I owned a 2008 500 UCE for 5 years, 15k miles and now have a 2017 500 which I've put 3k on. I have ridden a Meteor and a Classic but only on hour long test rides however I had the pleasure of following a friend last week (I was riding my Himalayan) for over 1400 miles on our John O Groats to LE ride.
I'll start of by saying that Enfield have done a superb job of capturing the looks, feel and sound of the the 500 with the new 350 and it's a very worthy successor, I'm a big fan. IMO it's a better bike than the 500 in every way apart from, for me, one important area.
I'll get that out of the way first of all, for my use which is 75% two up 50 - 150 mile days out with lots of B and C roads including some steep hills, it just hasn't got enough power and torque. It pulls very nicely from low down but, solo (I'm 17st in my kit so no lightweight), starts to run out of puff 55- 60 although it will pull past an indicated 70mph if no headwind on the flat it takes a lot longer than the 500 to get past 70. Two up (my wife is an 8st gym bunny fortunately) it doesn't seem much slower at low speeds but more, important than being able to get over 60mph, is that it struggles much more on some of the very steep hills. It's about 25% down on bhp & torque over the 500 and uphill you can really tell.
Having said all that, the motor is so much smoother (yet still has a lovely thump) than the 500 and it feels like it will stand being flogged all day, a bit like the Himmy does, whereas we all know that a 500 just doesn't feel great trying to rev the wotsits of it to maintain speed or overtake. If headwind and hills allow, cruising at 50 - 60mph on the 350 is much nicer than on the 500.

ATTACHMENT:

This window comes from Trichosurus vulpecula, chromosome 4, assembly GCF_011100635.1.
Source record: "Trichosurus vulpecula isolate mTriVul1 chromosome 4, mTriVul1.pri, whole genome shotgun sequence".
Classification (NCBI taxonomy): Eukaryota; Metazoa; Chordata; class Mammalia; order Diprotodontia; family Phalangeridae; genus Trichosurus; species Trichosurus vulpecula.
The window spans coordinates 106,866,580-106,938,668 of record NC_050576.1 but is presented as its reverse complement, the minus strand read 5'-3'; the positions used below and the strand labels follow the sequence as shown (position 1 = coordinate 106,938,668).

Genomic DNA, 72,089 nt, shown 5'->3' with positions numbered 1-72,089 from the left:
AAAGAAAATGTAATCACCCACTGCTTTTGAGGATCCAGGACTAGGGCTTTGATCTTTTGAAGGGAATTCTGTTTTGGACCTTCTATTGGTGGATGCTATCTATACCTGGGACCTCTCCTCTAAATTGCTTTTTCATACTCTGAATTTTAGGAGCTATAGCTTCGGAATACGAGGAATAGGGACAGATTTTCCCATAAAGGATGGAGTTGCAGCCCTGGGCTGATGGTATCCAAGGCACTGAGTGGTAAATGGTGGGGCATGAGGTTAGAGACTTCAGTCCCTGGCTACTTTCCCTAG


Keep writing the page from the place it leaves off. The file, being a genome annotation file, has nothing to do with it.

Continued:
Handling and braking are similar but just that bit better, comfort is also better, helped by minimal vibes but also by two superb seats. Riding position is, for me at least, again a little better as the footrests seem slightly further back (can't be sure of that) and the handlebar is a little higher without that curious Bullet bend. Again, no massive difference but what there is is better not worse.
Where there is a huge difference is in perceived quality of just about everything you can see and touch (and if you could be bothered, probably taste and smell) as well . Special mention to the switchgear, levers and motor castings, they shame many more expensive bikes and aren't just good for the price. The whole thing just seems cleaner and more cohesive as well, for example the engine area is far less cluttered, fewer stray cables, the efi unit is far less ugly, no evidence of that silver heat resistant paint so beloved of the 500 production line bods.
The icing on the cake is the sound it makes, better than the hideous standard exhaust on the 500 and, despite my best efforts with after market item and baffles, even slightly better (again IMO) than I've achieved on my 500.
To sum up, I would trade my 500 for a new 350 in the blink of an eye if only it had a bit more grunt but if you mainly ride solo, don't try to overtake things over 50mph without a very long straight, and don't mine going a bit slower up steep hills then go for one, they're luvvvverly